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Today in History: April 24

Here is a look at things that have happened on this date in history.

Today is Wednesday, April 24, the 114th day of 2019. There are 251 days left in the year.

Today’s Highlight in History:

On April 24, 1980, the United States launched an unsuccessful attempt to free the American hostages in Iran, a mission that resulted in the deaths of eight U.S. servicemen.

On this date:

In 1800, Congress approved a bill establishing the Library of Congress.

In 1877, federal troops were ordered out of New Orleans, ending the North’s post-Civil War rule in the South.

In 1915, in what’s considered the start of the Armenian genocide, the Ottoman Empire began rounding up Armenian political and cultural leaders in Constantinople.

In 1916, some 1,600 Irish nationalists launched the Easter Rising by seizing several key sites in Dublin. (The rising was put down by British forces five days later.)

In 1932, in the Free State of Prussia, the Nazi Party gained a plurality of seats in parliamentary elections.

In 1967, Soviet cosmonaut Vladimir Komarov was killed when his Soyuz 1 spacecraft smashed into the Earth after his parachutes failed to deploy properly during re-entry; he was the first human spaceflight fatality.

In 1970, the People’s Republic of China launched its first satellite, which kept transmitting a song, “The East Is Red.”

In 1990, the space shuttle Discovery blasted off from Cape Canaveral, Florida, carrying the $1.5 billion Hubble Space Telescope.

In 1995, the final bomb linked to the Unabomber exploded inside the Sacramento, California, offices of a lobbying group for the wood products industry, killing chief lobbyist Gilbert B. Murray. (Theodore Kaczynski was later sentenced to four lifetimes in prison for a series of bombings that killed three men and injured 29 others.)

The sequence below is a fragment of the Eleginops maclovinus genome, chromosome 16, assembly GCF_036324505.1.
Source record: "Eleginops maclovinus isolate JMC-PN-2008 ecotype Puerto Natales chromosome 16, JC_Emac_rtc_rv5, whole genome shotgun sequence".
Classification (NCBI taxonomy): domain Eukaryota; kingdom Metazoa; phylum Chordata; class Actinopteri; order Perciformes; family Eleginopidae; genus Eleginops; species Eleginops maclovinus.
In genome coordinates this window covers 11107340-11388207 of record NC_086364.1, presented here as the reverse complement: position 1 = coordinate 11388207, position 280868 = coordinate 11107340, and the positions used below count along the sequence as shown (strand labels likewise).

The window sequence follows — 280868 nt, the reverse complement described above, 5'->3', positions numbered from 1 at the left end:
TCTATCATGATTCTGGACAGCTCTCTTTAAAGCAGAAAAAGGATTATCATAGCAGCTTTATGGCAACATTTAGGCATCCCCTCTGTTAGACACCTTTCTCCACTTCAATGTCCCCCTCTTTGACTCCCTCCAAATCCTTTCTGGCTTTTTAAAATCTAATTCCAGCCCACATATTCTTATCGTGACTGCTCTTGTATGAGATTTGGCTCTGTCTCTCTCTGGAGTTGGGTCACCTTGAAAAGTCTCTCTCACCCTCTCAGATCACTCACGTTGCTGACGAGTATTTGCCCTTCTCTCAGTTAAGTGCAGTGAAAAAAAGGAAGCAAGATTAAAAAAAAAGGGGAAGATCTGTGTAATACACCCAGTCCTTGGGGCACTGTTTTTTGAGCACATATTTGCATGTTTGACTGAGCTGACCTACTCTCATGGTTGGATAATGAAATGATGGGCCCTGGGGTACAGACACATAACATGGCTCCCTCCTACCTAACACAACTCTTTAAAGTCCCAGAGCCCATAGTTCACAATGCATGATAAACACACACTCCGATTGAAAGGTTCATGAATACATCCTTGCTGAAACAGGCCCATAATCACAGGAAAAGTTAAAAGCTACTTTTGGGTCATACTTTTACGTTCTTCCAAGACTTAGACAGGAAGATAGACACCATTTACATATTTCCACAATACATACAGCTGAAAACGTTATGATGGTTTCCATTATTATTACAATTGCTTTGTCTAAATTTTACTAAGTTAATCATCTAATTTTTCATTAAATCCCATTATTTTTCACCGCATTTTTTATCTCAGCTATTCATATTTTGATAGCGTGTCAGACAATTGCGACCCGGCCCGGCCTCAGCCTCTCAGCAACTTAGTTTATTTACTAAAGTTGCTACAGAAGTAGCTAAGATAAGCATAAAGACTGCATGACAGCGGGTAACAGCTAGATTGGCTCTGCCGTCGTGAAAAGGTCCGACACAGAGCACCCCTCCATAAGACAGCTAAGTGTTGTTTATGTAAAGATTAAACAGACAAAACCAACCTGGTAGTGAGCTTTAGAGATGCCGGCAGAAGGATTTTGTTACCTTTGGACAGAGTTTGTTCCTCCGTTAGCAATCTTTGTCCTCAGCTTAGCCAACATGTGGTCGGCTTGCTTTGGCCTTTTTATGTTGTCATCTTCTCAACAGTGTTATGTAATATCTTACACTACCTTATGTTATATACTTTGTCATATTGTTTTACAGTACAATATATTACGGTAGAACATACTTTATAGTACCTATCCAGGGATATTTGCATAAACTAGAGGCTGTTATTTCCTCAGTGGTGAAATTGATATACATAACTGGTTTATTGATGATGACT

In 2003, U.S. forces in Iraq took custody of Tariq Aziz (TAH’-rihk ah-ZEEZ’), the former Iraqi deputy prime minister. China shut down a Beijing hospital as the global death toll from SARS surpassed 260.

In 2005, Pope Benedict XVI formally began his stewardship of the Roman Catholic Church; the former Cardinal Joseph Ratzinger said in his installation homily that as pontiff he would listen to the will of God in governing the world’s 1.1 billion Catholics.

In 2013, in Bangladesh, a shoddily constructed eight-story commercial building housing garment factories collapsed, killing more than 1,100 people.

Ten years ago: Mexico shut down schools, museums, libraries and state-run theaters across its overcrowded capital in hopes of containing a deadly swine flu outbreak. Back-to-back suicide bombers struck near a Shiite shrine in Baghdad, killing 71.

Five years ago: An Afghan government security guard opened fire on foreign doctors at a Kabul hospital, killing three Americans in the latest of a deadly string of attacks on Western civilians in the capital. The tiny Pacific nation of the Marshall Islands took on the United States and the world’s eight other nuclear-armed nations with an unprecedented lawsuit demanding they meet their obligations toward disarmament and accusing them of “flagrant violations” of international law.

One year ago: Former police officer Joseph DeAngelo was arrested at his home near Sacramento, California, after DNA linked him to crimes attributed to the so-called Golden State Killer; authorities believed he committed 13 murders and more than 50 rapes in the 1970s and 1980s. (DeAngelo is awaiting trial.)

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© 2019 The Associated Press. All Rights Reserved.